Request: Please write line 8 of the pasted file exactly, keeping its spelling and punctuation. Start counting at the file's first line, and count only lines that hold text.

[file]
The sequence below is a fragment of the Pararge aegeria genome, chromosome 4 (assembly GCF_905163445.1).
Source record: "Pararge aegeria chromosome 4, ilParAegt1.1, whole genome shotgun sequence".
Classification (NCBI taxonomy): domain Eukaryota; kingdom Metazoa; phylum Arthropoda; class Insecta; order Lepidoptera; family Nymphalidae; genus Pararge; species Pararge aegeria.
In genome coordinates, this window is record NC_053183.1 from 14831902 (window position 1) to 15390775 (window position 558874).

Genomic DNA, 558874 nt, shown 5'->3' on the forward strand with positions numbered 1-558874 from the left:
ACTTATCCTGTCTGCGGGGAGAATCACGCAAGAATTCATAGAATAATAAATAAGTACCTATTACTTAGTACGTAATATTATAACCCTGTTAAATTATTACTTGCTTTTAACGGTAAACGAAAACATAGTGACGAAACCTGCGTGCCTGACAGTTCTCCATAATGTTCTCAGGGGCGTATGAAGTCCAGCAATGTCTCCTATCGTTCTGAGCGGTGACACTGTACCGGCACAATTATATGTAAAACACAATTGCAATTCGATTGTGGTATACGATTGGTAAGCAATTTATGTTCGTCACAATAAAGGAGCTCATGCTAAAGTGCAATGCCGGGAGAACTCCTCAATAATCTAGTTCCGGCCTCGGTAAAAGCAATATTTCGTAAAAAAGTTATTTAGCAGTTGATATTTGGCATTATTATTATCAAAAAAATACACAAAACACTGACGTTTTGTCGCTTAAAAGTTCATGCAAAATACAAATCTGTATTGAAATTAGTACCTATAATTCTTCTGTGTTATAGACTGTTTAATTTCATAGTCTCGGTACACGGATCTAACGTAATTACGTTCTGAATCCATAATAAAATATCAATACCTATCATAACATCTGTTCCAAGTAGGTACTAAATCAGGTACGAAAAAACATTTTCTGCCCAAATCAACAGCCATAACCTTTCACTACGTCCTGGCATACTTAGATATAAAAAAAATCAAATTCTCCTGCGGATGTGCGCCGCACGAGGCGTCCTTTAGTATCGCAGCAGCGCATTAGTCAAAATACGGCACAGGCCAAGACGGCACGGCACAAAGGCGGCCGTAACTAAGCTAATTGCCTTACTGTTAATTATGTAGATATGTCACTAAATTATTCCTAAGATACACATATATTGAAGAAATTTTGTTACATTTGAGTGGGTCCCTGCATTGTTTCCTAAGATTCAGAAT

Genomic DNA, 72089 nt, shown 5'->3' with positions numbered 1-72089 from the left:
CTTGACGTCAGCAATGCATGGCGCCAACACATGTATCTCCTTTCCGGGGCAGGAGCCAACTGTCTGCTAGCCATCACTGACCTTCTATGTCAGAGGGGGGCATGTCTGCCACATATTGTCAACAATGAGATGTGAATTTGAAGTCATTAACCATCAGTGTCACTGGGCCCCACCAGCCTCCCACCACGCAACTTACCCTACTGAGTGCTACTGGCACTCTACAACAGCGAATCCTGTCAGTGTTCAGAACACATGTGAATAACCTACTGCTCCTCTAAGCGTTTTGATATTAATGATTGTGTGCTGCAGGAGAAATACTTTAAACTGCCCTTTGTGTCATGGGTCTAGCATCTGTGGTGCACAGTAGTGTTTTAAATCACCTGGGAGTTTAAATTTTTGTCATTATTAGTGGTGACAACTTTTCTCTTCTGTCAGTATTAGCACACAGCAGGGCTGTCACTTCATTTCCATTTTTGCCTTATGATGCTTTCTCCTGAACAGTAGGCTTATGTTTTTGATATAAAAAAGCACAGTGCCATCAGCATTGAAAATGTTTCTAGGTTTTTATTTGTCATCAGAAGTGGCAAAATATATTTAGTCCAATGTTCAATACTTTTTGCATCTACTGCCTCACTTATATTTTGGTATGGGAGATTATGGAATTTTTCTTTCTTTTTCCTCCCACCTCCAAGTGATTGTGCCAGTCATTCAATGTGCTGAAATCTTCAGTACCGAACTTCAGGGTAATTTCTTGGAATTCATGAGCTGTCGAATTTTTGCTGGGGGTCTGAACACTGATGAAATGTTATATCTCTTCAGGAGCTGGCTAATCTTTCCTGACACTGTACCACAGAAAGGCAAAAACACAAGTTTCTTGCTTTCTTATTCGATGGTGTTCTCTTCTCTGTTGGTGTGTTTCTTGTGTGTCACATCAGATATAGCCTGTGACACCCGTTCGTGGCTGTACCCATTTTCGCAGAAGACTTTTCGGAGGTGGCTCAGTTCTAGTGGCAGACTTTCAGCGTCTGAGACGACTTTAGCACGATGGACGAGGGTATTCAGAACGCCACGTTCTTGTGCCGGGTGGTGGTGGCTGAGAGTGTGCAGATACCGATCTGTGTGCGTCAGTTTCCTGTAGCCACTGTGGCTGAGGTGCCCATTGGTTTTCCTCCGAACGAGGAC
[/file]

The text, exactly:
CTTGACGTCAGCAATGCATGGCGCCAACACATGTATCTCCTTTCCGGGGCAGGAGCCAACTGTCTGCTAGCCATCACTGACCTTCTATGTCAGAGGGGGGCATGTCTGCCACATATTGTCAACAATGAGATGTGAATTTGAAGTCATTAACCATCAGTGTCACTGGGCCCCACCAGCCTCCCACCACGCAACTTACCCTACTGAGTGCTACTGGCACTCTACAACAGCGAATCCTGTCAGTGTTCAGAACACATGTGAATAACCTACTGCTCCTCTAAGCGTTTTGATATTAATGATTGTGTGCTGCAGGAGAAATACTTTAAACTGCCCTTTGTGTCATGGGTCTAGCATCTGTGGTGCACAGTAGTGTTTTAAATCACCTGGGAGTTTAAATTTTTGTCATTATTAGTGGTGACAACTTTTCTCTTCTGTCAGTATTAGCACACAGCAGGGCTGTCACTTCATTTCCATTTTTGCCTTATGATGCTTTCTCCTGAACAGTAGGCTTATGTTTTTGATATAAAAAAGCACAGTGCCATCAGCATTGAAAATGTTTCTAGGTTTTTATTTGTCATCAGAAGTGGCAAAATATATTTAGTCCAATGTTCAATACTTTTTGCATCTACTGCCTCACTTATATTTTGGTATGGGAGATTATGGAATTTTTCTTTCTTTTTCCTCCCACCTCCAAGTGATTGTGCCAGTCATTCAATGTGCTGAAATCTTCAGTACCGAACTTCAGGGTAATTTCTTGGAATTCATGAGCTGTCGAATTTTTGCTGGGGGTCTGAACACTGATGAAATGTTATATCTCTTCAGGAGCTGGCTAATCTTTCCTGACACTGTACCACAGAAAGGCAAAAACACAAGTTTCTTGCTTTCTTATTCGATGGTGTTCTCTTCTCTGTTGGTGTGTTTCTTGTGTGTCACATCAGATATAGCCTGTGACACCCGTTCGTGGCTGTACCCATTTTCGCAGAAGACTTTTCGGAGGTGGCTCAGTTCTAGTGGCAGACTTTCAGCGTCTGAGACGACTTTAGCACGATGGACGAGGGTATTCAGAACGCCACGTTCTTGTGCCGGGTGGTGGTGGCTGAGAGTGTGCAGATACCGATCTGTGTGCGTCAGTTTCCTGTAGCCACTGTGGCTGAGGTGCCCATTGGTTTTCCTCCGAACGAGGAC